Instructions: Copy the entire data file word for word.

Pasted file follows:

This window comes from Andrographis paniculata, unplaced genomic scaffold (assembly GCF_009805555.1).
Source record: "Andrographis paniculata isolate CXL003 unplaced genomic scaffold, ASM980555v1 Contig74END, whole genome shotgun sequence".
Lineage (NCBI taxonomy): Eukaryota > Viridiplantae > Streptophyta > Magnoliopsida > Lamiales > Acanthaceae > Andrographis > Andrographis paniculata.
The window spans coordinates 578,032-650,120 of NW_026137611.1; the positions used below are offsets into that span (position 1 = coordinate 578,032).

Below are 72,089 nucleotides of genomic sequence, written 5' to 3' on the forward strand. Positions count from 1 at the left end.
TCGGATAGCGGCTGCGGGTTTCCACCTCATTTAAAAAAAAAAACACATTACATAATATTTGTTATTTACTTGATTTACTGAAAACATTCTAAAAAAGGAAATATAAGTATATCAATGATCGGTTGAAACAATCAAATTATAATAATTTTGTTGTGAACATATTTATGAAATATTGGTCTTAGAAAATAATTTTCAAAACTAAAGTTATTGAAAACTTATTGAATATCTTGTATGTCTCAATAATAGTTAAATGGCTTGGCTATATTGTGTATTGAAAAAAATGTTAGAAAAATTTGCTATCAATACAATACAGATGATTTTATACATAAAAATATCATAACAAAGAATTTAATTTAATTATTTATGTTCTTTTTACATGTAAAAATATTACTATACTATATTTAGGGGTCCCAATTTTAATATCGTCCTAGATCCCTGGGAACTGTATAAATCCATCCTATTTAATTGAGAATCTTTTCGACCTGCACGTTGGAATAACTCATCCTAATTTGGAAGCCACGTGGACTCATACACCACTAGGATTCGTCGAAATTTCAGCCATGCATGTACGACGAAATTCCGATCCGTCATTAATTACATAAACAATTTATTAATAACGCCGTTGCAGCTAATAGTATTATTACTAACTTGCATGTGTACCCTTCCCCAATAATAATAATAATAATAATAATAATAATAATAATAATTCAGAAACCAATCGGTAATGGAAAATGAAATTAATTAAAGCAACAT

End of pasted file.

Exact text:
This window comes from Andrographis paniculata, unplaced genomic scaffold (assembly GCF_009805555.1).
Source record: "Andrographis paniculata isolate CXL003 unplaced genomic scaffold, ASM980555v1 Contig74END, whole genome shotgun sequence".
Lineage (NCBI taxonomy): Eukaryota > Viridiplantae > Streptophyta > Magnoliopsida > Lamiales > Acanthaceae > Andrographis > Andrographis paniculata.
The window spans coordinates 578,032-650,120 of NW_026137611.1; the positions used below are offsets into that span (position 1 = coordinate 578,032).

Below are 72,089 nucleotides of genomic sequence, written 5' to 3' on the forward strand. Positions count from 1 at the left end.
TCGGATAGCGGCTGCGGGTTTCCACCTCATTTAAAAAAAAAAACACATTACATAATATTTGTTATTTACTTGATTTACTGAAAACATTCTAAAAAAGGAAATATAAGTATATCAATGATCGGTTGAAACAATCAAATTATAATAATTTTGTTGTGAACATATTTATGAAATATTGGTCTTAGAAAATAATTTTCAAAACTAAAGTTATTGAAAACTTATTGAATATCTTGTATGTCTCAATAATAGTTAAATGGCTTGGCTATATTGTGTATTGAAAAAAATGTTAGAAAAATTTGCTATCAATACAATACAGATGATTTTATACATAAAAATATCATAACAAAGAATTTAATTTAATTATTTATGTTCTTTTTACATGTAAAAATATTACTATACTATATTTAGGGGTCCCAATTTTAATATCGTCCTAGATCCCTGGGAACTGTATAAATCCATCCTATTTAATTGAGAATCTTTTCGACCTGCACGTTGGAATAACTCATCCTAATTTGGAAGCCACGTGGACTCATACACCACTAGGATTCGTCGAAATTTCAGCCATGCATGTACGACGAAATTCCGATCCGTCATTAATTACATAAACAATTTATTAATAACGCCGTTGCAGCTAATAGTATTATTACTAACTTGCATGTGTACCCTTCCCCAATAATAATAATAATAATAATAATAATAATAATAATAATTCAGAAACCAATCGGTAATGGAAAATGAAATTAATTAAAGCAACAT